Despite the efforts deployed by the PCI SSC, credit card fraud remains far too common. In the first two quarters of 2022 alone, 230,937 credit card fraud reports were reported (Money Transfer). The alarming prevalence of card fraud and feedback from the payment industry triggered a change in regulations, the PCI DSS 4.0. The updated regulations were made public in 2022, but organizations will have until March 2025 to fully comply. From March 2024 to March 2025, there will be a transition period by the end of which organizations will have to be compliant with all the new PCI DSS 4.0 regulations. This year-long transition period is necessary for companies to adapt to the new regulations representing a significant change. The entirety of the new regulations, including specific items and general guidance, can be found in a 360 pages document. The modifications cover a wide array of topics, including access control, intrusion detection, anti-virus software, network segmentation, and firewalls. Organizations that store or process credit card data must adapt to 53 new regulations for merchants and companies that store or process credit card data, plus another 11 that apply only to transaction processing service providers. Some changes include:


For the first time in PCI DSS history, PCI DSS 4.0 allows customization of some of the security items. It is aimed at big, tech-savvy companies that can understand and master their cyber security department. Customization will likely cost more time and money and require more complex validation from the PCI SSC. It will empower organizations to use alternative methods and innovative technologies that meet the security levels set by the PCI DSS.

Inclusive wording

In the same vein, the wording of specific terms has been updated to include a broader range of technologies with the same outcome. For instance, "anti-virus" has been changed to "anti-malware", and "firewalls" and "routers" have been replaced by "network security controls". These modifications aim to allow more freedom for organizations to use new technologies to achieve the same security goals.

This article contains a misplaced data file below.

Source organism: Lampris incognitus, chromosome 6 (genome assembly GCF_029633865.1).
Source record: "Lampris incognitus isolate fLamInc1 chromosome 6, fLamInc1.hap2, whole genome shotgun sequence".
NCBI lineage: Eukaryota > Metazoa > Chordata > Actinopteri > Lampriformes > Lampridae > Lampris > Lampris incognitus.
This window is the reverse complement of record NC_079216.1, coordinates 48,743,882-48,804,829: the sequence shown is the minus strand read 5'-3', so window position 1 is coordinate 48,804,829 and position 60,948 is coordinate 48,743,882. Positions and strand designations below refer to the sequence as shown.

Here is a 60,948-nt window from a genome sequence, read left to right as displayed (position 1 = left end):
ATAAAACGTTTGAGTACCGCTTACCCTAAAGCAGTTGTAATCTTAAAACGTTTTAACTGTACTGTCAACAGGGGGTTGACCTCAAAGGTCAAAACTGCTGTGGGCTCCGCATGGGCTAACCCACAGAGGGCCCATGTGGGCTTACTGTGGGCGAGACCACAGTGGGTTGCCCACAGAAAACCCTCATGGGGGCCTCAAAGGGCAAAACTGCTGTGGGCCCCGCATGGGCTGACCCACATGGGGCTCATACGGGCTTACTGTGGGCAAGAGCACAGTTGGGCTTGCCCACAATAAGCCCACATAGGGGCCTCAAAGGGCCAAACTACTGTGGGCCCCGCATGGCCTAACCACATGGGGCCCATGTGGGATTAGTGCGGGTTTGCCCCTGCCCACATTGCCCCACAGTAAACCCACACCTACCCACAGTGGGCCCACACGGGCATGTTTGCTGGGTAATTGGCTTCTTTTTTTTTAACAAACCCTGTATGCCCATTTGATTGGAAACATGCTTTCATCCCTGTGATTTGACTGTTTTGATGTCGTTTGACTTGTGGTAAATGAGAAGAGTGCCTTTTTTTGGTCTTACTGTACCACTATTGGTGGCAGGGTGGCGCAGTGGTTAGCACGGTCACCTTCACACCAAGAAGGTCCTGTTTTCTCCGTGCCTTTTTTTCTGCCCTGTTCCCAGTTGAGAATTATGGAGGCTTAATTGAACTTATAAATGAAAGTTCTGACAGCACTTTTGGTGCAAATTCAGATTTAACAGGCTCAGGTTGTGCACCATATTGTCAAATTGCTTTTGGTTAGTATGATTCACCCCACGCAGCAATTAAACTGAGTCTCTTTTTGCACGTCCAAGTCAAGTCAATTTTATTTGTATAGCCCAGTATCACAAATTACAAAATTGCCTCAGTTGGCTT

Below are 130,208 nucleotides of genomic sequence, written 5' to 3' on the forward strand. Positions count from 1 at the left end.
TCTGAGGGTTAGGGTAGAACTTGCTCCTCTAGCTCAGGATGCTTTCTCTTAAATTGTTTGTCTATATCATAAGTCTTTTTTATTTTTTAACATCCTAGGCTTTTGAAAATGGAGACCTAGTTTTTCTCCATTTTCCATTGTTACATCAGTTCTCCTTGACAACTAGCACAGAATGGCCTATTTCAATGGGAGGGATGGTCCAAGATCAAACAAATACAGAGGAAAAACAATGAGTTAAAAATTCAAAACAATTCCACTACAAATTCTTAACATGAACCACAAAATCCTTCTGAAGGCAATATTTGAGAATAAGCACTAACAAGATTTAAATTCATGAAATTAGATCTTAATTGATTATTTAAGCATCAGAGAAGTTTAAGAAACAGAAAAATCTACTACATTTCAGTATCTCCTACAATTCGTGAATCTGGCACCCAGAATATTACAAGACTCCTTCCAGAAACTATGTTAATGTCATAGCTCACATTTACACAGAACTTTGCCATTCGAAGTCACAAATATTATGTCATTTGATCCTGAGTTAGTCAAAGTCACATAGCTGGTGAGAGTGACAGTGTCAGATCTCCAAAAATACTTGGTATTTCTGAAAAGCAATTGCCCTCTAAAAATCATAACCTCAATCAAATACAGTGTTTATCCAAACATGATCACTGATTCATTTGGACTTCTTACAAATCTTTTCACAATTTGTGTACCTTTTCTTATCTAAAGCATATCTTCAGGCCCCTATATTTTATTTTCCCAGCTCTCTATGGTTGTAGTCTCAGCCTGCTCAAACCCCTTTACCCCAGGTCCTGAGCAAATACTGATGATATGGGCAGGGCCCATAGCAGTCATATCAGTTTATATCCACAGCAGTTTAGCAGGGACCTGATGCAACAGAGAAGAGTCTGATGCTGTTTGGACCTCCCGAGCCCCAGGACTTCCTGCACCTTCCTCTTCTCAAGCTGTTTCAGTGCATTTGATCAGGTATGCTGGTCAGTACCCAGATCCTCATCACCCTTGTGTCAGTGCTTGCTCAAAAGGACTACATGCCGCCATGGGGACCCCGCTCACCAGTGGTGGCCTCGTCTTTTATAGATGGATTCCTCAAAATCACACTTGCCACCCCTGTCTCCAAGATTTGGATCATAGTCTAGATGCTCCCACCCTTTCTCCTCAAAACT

PCI DSS 4.0 features updated regulations to prevent phishing from a technological and personnel level. First, complying entities will be required to set up automated email security software to identify and block phishing emails. Secondly, security and awareness training is shifted from a recommendation to a requirement. The training is required to include specific security topics mentioned in PCI-DSS 4.0. The security training program must be reviewed and updated yearly to comply with the new regulations.

Compliance with PCI DSS

Conforming to the regulations and staying ahead of security measures should be a priority when it comes to processing credit card data. Non-compliance may result in less secure data processing, which can lead to a breach. A credit card data breach damages the responsible entity’s reputation but can also result in a monetary fine, a lawsuit, and even loss of revenue. It is important to comply and acquire certification, but it is also essential to check for breaches over time. The complexity of the regulations can make PCI DSS compliance a nightmare for any organization, regardless of size. To ensure compliance and avoid the headache that comes with it, many companies opt to outsource a certified security expert to handle the matter. Qualified Security Assessor (QSA) are experts certified by the PCI DSC with the appropriate training and knowledge to do compliance assessments. QSA experts can help your organization understand the end-to-end payment platform concerning the PCI DSS regulations. Outsourcing an expert expedites the certification process to ensure that you handle your customer’s credit card data safely.